sukham aindriyakaṁ daityā
sarvatra labhyate daivād
yathā duḥkham ayatnataḥ
sukham—happiness; aindriyakam—with reference to the material senses; daityāḥ—O my dear friends born in demoniac families; deha-yogena—because of possessing a particular type of material body; dehinām—of all embodied living entities; sarvatra—everywhere (in any form of life); labhyate—is obtainable; daivāt—by a superior arrangement; yathā—just as; duḥkham—unhappiness; ayatnataḥ—without endeavor.
Prahlāda Mahārāja continued: My dear friends born of demoniac families, the happiness perceived with reference to the sense objects by contact with the body can be obtained in any form of life, according to one’s past fruitive activities. Such happiness is automatically obtained without endeavor, just as we obtain distress.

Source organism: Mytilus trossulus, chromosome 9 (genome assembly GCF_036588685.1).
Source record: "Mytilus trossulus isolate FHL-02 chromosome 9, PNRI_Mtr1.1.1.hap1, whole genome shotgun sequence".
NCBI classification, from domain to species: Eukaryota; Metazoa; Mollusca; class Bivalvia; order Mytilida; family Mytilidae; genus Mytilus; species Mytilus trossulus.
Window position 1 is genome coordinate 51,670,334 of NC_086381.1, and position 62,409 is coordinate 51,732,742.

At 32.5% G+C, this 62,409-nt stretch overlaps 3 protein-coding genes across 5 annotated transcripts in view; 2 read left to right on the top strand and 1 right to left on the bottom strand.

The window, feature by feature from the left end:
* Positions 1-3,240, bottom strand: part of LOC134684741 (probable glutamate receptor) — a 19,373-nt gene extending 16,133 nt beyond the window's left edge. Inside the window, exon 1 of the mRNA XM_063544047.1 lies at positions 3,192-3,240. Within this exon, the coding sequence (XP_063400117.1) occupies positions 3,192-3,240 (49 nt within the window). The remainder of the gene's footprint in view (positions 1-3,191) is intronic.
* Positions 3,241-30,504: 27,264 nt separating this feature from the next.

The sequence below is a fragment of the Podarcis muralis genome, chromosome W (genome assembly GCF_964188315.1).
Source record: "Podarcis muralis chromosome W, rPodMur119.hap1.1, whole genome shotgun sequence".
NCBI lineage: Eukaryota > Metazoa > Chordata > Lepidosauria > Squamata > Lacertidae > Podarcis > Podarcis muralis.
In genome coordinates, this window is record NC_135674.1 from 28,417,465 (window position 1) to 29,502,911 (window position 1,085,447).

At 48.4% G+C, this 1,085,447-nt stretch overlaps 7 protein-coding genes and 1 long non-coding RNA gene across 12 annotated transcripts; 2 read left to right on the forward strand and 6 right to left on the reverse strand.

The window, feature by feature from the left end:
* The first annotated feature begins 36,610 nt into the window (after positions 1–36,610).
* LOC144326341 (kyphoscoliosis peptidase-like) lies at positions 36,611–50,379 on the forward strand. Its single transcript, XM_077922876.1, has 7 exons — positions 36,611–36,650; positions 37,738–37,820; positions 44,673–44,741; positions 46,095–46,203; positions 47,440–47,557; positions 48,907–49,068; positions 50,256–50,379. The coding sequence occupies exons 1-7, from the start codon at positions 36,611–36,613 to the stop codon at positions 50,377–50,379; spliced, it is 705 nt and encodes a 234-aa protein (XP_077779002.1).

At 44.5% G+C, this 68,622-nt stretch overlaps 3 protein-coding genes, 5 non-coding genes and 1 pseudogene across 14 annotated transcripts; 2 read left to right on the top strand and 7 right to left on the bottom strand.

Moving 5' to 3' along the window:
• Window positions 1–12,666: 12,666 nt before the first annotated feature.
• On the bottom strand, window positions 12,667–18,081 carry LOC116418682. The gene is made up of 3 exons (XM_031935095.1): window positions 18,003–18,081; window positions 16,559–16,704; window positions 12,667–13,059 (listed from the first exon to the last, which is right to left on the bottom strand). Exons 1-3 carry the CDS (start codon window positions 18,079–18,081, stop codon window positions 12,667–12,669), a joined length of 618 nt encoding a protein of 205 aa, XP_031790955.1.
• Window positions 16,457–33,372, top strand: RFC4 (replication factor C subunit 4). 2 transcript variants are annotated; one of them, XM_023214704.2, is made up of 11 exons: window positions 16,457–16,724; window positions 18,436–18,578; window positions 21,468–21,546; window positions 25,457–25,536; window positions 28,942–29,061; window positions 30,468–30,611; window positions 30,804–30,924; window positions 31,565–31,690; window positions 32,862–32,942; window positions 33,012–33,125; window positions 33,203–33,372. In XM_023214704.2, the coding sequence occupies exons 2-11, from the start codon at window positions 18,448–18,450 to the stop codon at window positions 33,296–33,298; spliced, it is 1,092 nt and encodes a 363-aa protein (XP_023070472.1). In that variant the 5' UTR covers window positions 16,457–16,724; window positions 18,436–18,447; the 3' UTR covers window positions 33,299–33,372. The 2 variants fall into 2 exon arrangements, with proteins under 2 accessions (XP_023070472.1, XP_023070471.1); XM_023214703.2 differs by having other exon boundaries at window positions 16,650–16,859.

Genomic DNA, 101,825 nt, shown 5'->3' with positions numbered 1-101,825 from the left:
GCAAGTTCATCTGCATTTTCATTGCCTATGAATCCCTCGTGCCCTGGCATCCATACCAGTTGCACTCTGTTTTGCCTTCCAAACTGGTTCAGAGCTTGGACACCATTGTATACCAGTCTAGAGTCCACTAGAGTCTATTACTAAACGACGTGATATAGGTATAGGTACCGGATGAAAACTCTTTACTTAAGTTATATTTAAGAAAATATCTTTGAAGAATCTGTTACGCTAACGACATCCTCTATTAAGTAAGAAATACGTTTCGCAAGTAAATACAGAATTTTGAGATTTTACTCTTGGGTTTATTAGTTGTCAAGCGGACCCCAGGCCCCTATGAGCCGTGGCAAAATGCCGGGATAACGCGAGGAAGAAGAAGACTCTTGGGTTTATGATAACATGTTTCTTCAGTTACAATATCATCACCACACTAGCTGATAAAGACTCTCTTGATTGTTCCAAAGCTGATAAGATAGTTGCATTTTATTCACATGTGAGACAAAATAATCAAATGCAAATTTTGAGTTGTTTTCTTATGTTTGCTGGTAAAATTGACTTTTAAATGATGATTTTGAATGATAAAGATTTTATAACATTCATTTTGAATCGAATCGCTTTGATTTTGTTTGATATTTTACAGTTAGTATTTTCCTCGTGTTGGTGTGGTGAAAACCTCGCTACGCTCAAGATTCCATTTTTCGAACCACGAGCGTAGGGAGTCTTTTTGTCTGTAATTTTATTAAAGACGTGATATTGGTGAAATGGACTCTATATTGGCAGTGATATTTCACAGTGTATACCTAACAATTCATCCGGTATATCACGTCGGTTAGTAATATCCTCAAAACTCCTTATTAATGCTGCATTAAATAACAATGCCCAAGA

In the material world, in any form of life, there is some so-called happiness and so-called distress. No one invites distress in order to suffer, but still it comes. Similarly, even if we do not endeavor to obtain the advantages of material happiness, we shall obtain them automatically. This happiness and distress are obtainable in any form of life, without endeavor. Thus there is no need to waste time and energy fighting against distress or working very hard for happiness. Our only business in the human form of life should be to revive our relationship with the Supreme Personality of Godhead and thus become qualified to return home, back to Godhead. Material happiness and distress come as soon as we accept a material body, regardless of what form. We cannot avoid such happiness and distress under any circumstances. The best use of human life, therefore, lies in reviving our relationship with the Supreme Lord, Viṣṇu.
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